The show, ‘Star Trek: The Next Generation’, has always been a favourite of mine. There have been many debates on which episode is the best; and if asked, my pick is the episode named ‘Tapestry’ (episode 15 of Season 6). The reason being that this particular episode offered several lessons about how we are to get the most out of life and how we are to boldly…be bold! 


At the beginning of the episode, Captain Jean-Luc Picard is injured during an incident and ultimately dies (or not, we’re really not sure) due to his artificial heart being destroyed.  Picard then enters another realm where he meets Q (a constant antagonist). Through their banter, we learn that Picard having an artificial heart was the result of a younger Picard losing his actual heart when he was stabbed in a fight. Q also mentions that an actual human heart would have survived the incident that later damaged the artificial heart. Picard then admits that, if given the opportunity, he would live that moment over again and avoid the fight. Q obliges and sends Picard back into time to two days prior to him being stabbed in the heart; but now with his current mature mind and the benefit of hindsight. Picard then avoids the fight and saves his original heart as he wanted. 

Picard then enters the ‘new’ present after avoiding the fight. To Picard’s surprise, he is no longer the captain; but is a much lower ranking officer on the Enterprise. He views his new life as mundane and unexciting. He now prepares reports and hopes to be noticed. Picard then engages Riker and Counselor Troi who tell him that he played it safe and never stood out and as a result, he was never seen as more. At this point, Picard is disgusted and tells Q that he can’t live out his days as that person who is ‘bereft of passion and imagination!’.  

Q then informs Picard that him altering his past and avoiding being stabbed meant that Picard never: 

“had a brush with death, never came face to face with his own mortality. He never realized how fragile life is or how important each moment must be. So his life never came into focus. He drifted for much of his career…no plan or agenda. Going from one assignment to the next. Never seizing the opportunities that presented themselves……no one ever offered him a command. He learned to play it safe. He never, ever got noticed by anyone.”  

Picard then asked for Q to give him a chance to put things back. Q then informs Picard that this means he would die in sick bay. Picard then says,  

“I would rather die as the man I was, than to live the life I just saw” 

While the characters of this show exist in a fiction, the lessons from this episode are as real as any life lesson can be.  The following are three takeaways from this episode


The first takeaway from this is that playing it safe can result in a less than spectacular existence, albeit a secure one. The vast majority of us play it safe. We, in fear and seeming practicality, consider the worst possible outcome and operate in fear of that outcome. This often results in us not taking any chances.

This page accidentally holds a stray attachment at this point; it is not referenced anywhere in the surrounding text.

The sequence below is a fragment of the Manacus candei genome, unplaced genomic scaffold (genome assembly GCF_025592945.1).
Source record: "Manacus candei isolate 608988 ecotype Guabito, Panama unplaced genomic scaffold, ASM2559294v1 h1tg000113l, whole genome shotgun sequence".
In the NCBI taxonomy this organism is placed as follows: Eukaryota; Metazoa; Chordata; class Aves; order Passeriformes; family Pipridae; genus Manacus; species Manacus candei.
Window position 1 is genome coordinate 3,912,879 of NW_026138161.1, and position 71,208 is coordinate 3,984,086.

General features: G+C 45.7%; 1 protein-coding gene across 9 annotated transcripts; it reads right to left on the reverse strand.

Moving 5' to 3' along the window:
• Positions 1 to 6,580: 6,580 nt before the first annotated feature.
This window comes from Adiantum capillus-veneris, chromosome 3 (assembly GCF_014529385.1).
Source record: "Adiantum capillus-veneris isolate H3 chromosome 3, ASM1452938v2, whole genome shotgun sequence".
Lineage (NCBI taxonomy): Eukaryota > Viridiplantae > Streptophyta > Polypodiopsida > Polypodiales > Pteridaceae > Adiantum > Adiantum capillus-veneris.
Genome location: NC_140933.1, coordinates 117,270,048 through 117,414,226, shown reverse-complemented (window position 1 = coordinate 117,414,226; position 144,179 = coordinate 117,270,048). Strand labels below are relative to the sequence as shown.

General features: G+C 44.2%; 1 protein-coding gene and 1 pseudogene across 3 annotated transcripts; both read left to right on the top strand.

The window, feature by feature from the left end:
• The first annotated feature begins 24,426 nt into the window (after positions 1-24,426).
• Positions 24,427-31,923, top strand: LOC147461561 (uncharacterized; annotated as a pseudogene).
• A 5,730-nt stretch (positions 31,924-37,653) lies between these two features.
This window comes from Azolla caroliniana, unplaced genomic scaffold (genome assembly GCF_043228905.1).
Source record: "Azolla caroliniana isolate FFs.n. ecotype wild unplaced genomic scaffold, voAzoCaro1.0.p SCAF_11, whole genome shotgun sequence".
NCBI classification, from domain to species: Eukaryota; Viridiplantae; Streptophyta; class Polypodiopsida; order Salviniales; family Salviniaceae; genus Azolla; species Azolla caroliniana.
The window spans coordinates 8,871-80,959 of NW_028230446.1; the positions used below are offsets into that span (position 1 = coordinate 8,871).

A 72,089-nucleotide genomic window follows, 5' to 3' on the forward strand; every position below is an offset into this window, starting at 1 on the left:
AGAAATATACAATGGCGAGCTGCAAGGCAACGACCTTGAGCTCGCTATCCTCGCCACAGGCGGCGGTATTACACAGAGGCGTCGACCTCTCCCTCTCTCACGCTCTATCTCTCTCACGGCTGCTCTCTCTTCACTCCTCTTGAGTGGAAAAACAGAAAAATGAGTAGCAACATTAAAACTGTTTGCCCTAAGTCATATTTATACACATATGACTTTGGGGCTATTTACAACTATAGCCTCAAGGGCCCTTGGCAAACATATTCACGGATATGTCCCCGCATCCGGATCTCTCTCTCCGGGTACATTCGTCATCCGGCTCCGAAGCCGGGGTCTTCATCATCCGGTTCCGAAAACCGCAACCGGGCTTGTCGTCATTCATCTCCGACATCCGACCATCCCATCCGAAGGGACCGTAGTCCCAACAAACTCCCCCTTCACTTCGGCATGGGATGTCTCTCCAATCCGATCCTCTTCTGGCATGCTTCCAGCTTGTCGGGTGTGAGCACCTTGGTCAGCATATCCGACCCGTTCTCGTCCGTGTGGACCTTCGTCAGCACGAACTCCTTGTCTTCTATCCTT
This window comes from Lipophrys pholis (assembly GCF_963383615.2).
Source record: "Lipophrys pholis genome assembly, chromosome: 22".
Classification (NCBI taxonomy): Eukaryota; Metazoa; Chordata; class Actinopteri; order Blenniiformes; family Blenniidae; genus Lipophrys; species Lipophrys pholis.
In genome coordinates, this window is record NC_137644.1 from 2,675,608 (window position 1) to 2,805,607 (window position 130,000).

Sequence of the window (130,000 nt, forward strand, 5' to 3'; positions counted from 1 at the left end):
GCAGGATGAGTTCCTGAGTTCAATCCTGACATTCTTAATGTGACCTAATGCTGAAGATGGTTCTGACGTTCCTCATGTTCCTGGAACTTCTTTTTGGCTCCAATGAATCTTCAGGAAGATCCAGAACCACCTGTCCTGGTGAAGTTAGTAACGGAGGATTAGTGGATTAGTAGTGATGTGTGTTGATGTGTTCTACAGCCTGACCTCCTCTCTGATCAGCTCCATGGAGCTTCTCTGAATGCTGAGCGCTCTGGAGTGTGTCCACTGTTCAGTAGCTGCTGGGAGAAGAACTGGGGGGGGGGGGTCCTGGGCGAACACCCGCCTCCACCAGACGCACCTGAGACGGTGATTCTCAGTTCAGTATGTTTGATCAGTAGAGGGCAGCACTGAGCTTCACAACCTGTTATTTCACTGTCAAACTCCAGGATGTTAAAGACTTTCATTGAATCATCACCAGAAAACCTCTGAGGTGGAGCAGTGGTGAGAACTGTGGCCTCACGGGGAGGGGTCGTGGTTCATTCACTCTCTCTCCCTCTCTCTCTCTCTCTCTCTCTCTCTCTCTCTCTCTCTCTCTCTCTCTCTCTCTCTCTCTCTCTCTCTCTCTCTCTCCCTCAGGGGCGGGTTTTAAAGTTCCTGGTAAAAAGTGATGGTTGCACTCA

The reality though, is that while we may avoid the outcomes we initially imagined, we often experience another undesirable outcome – regret. We end up asking “what if?” We see others, who had the nerve to take chances, succeed at the things we ourselves desired to do; and in the process we see our own rejected majesty as Ralph Waldo Emerson calls it.

The truth is, in taking chances, one may fail. But also consider that you can play it safe and still fail. As Picard’s experience showed, failure (and in his case, actual death), may be lesser in comparison to feelings of regret and stagnancy.  


Despite his initial regrets, Picard (and we, the audience) came to realize that Picard would not have been the Captain Picard we knew without being stabbed in the heart. What he viewed as a negative event in his life was actually a necessary occurrence that led to achievement. Simply put, whether good or bad, all things worked together for his good. 

People often attribute the positive outcomes in their lives to only positive and intentional actions and events, but can easily neglect how what they consider to be negative lend themselves to us achieving their life’s purpose and success. Without perspective and the willingness to forgive ourselves, we often fail to see how our misfortunes, missteps and mistakes colour the work of art that is our lives. 

Our lives will not be one hundred per cent positive and we should not expect them to be. After all, even our perceived heroes are really just overcomers at the end of the day. 


When Picard saw his life after avoiding the fight, he was so disgusted that death was the preferred alternative. Here, just being alive to Picard was insufficient – he wanted to live. Going from assignment to assignment, from pillar to post, was a fate worse than death to Picard. While this may be an extreme example, the point is made strongly that being alive and living are not one and the same.  

The question we must ask ourselves is – Are we alive or are we living? Are we getting the most out of this life? Are we taking advantage of the opportunities that come our way? Will we be creatures of routine until we die, or will we impact the world in a real, tangible way? What decisions do we need to make to ensure a that we not only have a long life, but a long meaningful life? 

While Captain Picard is a fictional character, this episode thoughtfully addressed real issues. And although entertaining, it also forced the audience to question the quality of its own existence. We are encouraged not to fear failure but to fear mediocrity and regret. In one sentence, we should not be afraid to take chances but should be willing to boldly go where no man has gone before.  

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